Your fans basically grew up with you guys since you’ve been around for a very long time. When you write your songs now, do you write with them in mind, something to entertain them?

Matt:  No, I think we’ve always written for ourselves first. I think if we ever were calculated enough to be writing for other people, we would sound disingenuous, sound like you’re trying to chase what’s popular or something like that.
Jim: The only calculating we did in our last record was that we sort of tried to get back to what the essence of The Get Up Kids is as a band. Like find what are we best at.
Have you guys ever worried about competing with current artistes?
Jim: No, young people like what they like. We’re like old men now to kids. If you listen to alternative radio, in the States, it sounds like pop music. There’s no guitars. Like guitar music is not on the radio. Honest to God, I don’t listen to alternative radio because it doesn’t sound like alternative, it just sounds like pop music to me, which is fine, if that’s what young people are into. I like all types of music but my favourite is rock & roll… Now I sound like a grumpy old man.
Matt: *starts singing “Old Time Rock & Roll”*
Jim: My daughter loves Billie Eilish and she’s super talented. It’s just not bass, guitar, drums and keyboard. It’s all computer music.
But you do see your fans bringing their kids to your shows, so you still have fans even among the younger generations.
Jim: It’s not dead. Guitar music. It’s just not mainstream music anymore. Mainstream alternative music is not guitar right now, at least in the United States. It’s just few and far in between.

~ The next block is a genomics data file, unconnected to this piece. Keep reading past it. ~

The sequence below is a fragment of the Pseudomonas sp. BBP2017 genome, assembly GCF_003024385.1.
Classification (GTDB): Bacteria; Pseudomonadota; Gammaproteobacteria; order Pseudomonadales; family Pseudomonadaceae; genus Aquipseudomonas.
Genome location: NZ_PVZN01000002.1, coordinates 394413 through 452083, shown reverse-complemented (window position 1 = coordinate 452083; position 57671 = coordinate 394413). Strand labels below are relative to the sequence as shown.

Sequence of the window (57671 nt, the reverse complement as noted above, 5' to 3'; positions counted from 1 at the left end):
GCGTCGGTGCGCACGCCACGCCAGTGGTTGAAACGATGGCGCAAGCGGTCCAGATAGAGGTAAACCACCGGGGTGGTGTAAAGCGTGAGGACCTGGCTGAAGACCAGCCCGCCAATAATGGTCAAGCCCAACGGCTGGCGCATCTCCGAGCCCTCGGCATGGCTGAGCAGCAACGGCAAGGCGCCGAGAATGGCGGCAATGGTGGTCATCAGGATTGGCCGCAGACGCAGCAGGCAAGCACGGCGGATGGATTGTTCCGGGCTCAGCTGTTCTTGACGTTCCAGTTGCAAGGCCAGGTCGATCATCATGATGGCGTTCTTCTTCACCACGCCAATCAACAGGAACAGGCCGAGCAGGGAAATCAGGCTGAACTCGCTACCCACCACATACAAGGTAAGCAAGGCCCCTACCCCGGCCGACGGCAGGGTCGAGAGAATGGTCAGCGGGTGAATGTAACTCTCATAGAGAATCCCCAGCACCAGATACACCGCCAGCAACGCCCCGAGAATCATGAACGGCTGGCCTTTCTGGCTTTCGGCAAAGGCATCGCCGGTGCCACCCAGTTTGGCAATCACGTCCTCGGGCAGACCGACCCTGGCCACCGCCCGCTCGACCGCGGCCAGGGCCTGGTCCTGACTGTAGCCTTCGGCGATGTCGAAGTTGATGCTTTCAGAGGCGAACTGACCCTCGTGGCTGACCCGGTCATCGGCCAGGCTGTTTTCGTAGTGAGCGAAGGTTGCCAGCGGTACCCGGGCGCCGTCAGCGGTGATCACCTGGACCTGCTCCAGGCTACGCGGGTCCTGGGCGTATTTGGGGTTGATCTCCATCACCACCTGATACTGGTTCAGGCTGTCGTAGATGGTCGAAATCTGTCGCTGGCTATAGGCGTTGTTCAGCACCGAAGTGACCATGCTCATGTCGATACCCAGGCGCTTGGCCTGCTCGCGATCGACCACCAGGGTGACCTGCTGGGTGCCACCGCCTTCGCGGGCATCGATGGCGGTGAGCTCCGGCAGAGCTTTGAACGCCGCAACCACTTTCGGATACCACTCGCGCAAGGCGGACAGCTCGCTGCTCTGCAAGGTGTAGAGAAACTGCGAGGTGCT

Alright, how long will fans have to wait for your next album, will it be another decade before you drop another album?
Jim: I don’t know. I guess I have some ideas, I don’t know.
Matt: I don’t think it’ll be that long.
Jim: But we don’t have plans. I think we owe [our record label] a couple of records. I don’t even remember. Contractually, we owe two more albums.
Matt:  I think it’s three.
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Though Jim’s not sure, fans can expect at least
two albums from The Get Up Kids in the near future.

What are you guys up to next, aside from making a new album?

Matt: We’re gonna be touring for the next six months, off and on. Figure out what we wanna do next, which is probably writing. Because we had a good time writing the last record. 
Jim: Re-evaluating life…(Matt: You sound so negative today!). Hopefully there’s a record somewhere in the next year. I think we need to have a long get-together and just map everything out.
Matt: It’s hard to think of the future when you’re jet-lagged and you’re in the middle of the tour. You’re just like, I don’t know nothing, I just wanna get to bed!
Jim: Things are crazy now, tours get booked eight months out now. Almost a year out. That’s crazy to me. You have to plan that far ahead already, you know. But it’s the world we live in.
Okay, there’s this one last question I want to ask, since fans have been asking about this ever since you guys announced his departure.
Matt: Oh, about James? Yeah, we’re not gonna talk about that. We’re not ready to talk about it yet.

Jim: Yeah, he’s not in the band anymore.

Matt: I still love the dude, he’s just not in our band.
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Matt still loves you, James!
(As seen here, Dustin stood in as the keyboardist during the recent show in KL).